Childhood Poverty in Kyrgyzstan

Type Report
Title Childhood Poverty in Kyrgyzstan
Publication (Day/Month/Year) 2004
This literature review is the first stage of a programme of research by the Childhood Poverty
Research and Policy Centre (CHIP). It is part of a wider programme of research and policy work
on childhood poverty taking place in Kyrgyzstan, Mongolia, China and India and the UK. It is
funded by the UK Government Department of International Development, Save the Children
UK, Save the Children Alliance and the Chronic Poverty Research Centre.1
The two-year study seeks to understand the nature and causes of childhood poverty in
Kyrgyzstan and how it varies geographically across the country. It also examines the extent of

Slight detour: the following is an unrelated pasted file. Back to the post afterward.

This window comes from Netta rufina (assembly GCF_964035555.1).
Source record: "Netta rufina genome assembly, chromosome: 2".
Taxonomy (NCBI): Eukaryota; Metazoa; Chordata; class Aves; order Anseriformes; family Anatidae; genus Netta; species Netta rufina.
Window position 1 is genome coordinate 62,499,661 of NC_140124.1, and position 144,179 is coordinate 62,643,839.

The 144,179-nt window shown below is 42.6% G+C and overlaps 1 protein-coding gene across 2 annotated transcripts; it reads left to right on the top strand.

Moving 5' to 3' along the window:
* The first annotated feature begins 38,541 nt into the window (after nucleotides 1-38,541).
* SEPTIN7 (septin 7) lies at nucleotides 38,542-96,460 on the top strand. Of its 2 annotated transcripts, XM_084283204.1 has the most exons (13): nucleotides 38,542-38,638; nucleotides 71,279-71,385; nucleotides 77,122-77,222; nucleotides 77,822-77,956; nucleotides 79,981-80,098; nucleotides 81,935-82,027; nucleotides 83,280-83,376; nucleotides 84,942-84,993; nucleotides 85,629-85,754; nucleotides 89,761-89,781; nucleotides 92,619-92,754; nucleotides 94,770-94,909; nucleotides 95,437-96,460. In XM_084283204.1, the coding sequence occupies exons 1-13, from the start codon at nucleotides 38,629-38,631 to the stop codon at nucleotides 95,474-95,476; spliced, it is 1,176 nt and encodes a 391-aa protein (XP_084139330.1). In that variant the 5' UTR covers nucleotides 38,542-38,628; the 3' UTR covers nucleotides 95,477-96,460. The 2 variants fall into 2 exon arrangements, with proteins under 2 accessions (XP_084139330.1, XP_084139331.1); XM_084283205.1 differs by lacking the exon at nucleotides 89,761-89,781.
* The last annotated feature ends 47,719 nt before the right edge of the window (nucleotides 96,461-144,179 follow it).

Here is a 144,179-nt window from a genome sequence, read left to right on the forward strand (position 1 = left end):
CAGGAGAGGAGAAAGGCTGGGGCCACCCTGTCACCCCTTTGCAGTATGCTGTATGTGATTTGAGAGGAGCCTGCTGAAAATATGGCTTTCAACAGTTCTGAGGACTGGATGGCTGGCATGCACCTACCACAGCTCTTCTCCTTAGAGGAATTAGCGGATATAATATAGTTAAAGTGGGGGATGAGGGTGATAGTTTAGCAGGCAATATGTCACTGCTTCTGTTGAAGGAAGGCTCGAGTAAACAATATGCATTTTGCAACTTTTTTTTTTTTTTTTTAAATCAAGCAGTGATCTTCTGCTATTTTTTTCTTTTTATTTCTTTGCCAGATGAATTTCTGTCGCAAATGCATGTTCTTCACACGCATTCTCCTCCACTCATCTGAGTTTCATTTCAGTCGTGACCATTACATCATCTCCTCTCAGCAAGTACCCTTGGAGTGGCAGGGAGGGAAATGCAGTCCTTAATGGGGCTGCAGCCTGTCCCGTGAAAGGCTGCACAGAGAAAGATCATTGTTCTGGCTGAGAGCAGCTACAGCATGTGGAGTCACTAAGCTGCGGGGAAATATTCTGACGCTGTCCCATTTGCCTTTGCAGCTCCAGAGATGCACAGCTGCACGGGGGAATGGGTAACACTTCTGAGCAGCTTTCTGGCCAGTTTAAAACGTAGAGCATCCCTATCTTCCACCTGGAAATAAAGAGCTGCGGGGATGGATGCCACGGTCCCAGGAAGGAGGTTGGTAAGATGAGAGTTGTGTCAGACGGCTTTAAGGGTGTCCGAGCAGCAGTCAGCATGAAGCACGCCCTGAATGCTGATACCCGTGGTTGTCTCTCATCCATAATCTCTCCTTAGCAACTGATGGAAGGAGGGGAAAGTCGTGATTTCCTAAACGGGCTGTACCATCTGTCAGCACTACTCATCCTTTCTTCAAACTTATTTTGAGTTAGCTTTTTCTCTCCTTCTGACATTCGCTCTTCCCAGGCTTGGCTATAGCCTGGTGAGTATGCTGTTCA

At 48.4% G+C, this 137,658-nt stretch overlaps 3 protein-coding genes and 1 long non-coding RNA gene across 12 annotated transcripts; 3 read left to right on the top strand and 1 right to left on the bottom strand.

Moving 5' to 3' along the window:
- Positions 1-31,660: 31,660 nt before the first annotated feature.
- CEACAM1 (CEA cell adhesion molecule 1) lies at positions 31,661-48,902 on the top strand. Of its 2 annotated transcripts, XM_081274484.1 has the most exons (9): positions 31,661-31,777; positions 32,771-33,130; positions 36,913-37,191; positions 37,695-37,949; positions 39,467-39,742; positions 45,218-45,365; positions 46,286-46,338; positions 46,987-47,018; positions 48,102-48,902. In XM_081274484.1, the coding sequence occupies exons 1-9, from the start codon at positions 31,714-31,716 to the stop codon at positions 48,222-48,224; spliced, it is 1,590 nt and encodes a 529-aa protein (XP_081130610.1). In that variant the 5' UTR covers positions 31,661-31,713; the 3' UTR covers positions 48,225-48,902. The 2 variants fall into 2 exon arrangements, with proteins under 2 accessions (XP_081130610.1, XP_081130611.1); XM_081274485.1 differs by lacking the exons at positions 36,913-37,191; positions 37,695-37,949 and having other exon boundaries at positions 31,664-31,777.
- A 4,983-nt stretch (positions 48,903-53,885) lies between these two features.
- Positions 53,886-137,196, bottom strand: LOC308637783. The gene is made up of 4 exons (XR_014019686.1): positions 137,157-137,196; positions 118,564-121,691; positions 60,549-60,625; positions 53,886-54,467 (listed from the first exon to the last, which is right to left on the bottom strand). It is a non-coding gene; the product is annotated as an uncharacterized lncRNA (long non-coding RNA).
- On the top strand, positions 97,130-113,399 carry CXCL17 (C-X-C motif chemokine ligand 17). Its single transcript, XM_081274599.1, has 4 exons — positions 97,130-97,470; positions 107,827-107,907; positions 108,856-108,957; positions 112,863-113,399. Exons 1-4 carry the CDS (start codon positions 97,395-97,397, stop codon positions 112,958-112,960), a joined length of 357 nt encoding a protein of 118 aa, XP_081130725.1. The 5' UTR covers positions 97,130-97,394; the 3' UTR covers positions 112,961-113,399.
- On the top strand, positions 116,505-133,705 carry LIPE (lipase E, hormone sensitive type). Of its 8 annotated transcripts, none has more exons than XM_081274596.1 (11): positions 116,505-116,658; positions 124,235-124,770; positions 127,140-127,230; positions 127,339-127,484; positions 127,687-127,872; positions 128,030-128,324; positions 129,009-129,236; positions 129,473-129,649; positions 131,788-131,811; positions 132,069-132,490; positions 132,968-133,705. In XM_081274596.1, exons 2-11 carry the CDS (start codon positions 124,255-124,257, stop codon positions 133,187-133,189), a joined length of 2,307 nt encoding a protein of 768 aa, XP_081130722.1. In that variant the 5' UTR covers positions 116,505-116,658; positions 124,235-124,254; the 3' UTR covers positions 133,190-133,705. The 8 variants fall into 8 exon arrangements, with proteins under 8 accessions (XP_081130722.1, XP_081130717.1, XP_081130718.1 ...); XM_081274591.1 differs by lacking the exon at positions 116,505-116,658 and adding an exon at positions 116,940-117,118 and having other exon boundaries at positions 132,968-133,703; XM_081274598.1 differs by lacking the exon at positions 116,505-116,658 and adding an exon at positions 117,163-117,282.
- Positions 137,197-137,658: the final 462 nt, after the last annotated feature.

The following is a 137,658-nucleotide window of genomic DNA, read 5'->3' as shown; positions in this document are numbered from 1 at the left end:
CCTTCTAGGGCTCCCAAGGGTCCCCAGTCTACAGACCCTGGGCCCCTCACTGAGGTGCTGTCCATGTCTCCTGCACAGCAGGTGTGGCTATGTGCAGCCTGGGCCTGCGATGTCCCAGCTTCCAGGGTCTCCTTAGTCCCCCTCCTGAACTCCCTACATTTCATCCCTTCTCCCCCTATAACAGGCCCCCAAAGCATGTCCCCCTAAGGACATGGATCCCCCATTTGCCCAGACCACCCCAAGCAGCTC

intergenerational poverty transmission, and whether chronic poverty is developing in Kyrgyzstan.
A third focus of the study is the impact of local, state and donor responses in addressing this
poverty. Specifically, it seeks to answer the following key questions:
• How does poverty affect children and young people in Kyrgyzstan and how do they
experience it?
• What are the key reasons why so many children are living in poverty?
• How do key livelihood or coping strategies affect child wellbeing? What are the immediate
and possible long-term effects?
• How do childhood poverty and children’s future life chances vary between mainly
agricultural and mainly pastoral areas, isolated industrial/ former industrial towns and
urban areas? Isolated and less isolated areas? Mountainous and low-lying areas?
• What evidence is there that intergenerational poverty cycles are taking place or developing?
Which groups are vulnerable to falling into intergenerational poverty cycles?
• How far are existing social and economic policies causing/ helping tackle childhood

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